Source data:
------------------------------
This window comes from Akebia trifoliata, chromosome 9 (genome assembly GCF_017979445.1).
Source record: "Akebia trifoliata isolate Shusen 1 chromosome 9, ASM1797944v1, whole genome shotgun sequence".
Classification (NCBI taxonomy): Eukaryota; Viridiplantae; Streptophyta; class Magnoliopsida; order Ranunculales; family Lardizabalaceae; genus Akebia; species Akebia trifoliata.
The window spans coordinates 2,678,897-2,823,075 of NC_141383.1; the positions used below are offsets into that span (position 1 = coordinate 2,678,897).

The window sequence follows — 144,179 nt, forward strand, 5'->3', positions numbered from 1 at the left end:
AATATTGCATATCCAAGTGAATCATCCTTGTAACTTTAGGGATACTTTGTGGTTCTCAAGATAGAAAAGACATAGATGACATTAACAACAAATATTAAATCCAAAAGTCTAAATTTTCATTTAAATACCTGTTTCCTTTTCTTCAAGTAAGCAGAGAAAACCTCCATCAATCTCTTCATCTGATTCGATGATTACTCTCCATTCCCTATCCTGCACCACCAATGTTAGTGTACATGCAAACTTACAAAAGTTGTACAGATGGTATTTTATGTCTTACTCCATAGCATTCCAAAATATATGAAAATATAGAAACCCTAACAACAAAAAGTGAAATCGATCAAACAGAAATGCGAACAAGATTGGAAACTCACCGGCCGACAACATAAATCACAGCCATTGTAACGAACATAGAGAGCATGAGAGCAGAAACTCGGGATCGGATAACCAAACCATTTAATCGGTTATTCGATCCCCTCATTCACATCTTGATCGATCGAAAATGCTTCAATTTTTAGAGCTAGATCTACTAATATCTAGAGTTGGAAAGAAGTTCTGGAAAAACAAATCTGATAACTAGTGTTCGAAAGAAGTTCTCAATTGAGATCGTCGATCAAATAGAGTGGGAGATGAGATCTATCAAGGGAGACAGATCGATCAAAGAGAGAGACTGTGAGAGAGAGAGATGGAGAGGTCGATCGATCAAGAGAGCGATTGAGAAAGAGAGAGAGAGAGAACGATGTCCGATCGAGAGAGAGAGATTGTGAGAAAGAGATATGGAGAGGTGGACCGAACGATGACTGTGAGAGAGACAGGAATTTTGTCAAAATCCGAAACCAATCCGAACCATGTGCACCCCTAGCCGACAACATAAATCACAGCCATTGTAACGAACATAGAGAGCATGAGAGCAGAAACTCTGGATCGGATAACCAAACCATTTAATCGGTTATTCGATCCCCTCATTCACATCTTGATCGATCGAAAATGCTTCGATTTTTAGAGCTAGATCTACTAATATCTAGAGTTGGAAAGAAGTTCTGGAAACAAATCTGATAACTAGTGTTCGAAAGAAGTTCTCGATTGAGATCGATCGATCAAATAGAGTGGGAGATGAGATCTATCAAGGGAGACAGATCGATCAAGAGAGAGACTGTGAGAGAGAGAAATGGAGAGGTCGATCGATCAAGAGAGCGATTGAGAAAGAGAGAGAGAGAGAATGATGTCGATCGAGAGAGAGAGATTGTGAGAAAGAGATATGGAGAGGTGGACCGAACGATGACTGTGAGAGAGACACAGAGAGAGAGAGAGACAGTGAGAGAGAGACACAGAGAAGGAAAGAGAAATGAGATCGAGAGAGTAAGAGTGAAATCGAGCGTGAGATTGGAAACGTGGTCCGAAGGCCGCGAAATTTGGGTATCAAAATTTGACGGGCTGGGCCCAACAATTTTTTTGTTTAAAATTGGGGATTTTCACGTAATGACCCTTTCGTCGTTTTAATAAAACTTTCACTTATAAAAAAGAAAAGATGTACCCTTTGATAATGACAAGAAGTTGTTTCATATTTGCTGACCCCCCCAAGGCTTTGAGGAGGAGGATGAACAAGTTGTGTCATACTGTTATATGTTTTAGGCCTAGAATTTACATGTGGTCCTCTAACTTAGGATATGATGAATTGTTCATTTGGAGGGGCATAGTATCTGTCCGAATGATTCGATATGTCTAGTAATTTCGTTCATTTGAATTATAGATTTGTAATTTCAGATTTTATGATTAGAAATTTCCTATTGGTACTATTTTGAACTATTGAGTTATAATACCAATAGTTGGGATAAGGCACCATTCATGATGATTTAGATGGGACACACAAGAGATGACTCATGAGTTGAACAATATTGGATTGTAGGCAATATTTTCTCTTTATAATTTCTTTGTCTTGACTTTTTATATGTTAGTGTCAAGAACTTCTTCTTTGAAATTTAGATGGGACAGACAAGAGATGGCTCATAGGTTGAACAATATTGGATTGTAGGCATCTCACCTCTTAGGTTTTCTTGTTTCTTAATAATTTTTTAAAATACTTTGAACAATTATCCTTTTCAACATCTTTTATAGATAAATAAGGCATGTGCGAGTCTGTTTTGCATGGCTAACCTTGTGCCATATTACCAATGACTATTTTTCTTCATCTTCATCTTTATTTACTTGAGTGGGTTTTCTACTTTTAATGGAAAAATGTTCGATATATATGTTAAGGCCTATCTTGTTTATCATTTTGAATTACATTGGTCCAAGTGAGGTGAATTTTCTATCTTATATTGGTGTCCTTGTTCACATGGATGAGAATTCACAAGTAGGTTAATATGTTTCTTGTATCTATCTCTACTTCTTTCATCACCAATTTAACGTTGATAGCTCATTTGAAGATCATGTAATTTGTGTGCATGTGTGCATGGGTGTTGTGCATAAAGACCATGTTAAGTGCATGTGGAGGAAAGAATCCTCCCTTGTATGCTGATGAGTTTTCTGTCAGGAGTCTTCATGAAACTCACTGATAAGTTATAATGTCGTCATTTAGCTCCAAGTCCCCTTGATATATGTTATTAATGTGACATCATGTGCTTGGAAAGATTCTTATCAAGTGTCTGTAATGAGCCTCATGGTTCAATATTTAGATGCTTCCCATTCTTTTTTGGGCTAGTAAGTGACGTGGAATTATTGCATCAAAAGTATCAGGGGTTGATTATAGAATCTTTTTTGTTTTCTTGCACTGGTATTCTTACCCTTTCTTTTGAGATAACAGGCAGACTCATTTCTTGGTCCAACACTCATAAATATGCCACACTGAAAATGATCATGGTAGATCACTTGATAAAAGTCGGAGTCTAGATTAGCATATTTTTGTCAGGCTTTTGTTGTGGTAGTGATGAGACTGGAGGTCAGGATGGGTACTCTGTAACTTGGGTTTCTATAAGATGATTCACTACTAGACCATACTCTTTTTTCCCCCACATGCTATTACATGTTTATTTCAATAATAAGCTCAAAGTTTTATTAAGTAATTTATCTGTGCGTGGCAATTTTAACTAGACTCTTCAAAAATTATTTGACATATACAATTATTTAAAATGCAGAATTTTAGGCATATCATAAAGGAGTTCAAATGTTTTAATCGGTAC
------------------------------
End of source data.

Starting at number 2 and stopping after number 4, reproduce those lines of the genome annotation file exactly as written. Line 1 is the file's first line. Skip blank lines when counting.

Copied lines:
Source record: "Akebia trifoliata isolate Shusen 1 chromosome 9, ASM1797944v1, whole genome shotgun sequence".
Classification (NCBI taxonomy): Eukaryota; Viridiplantae; Streptophyta; class Magnoliopsida; order Ranunculales; family Lardizabalaceae; genus Akebia; species Akebia trifoliata.
The window spans coordinates 2,678,897-2,823,075 of NC_141383.1; the positions used below are offsets into that span (position 1 = coordinate 2,678,897).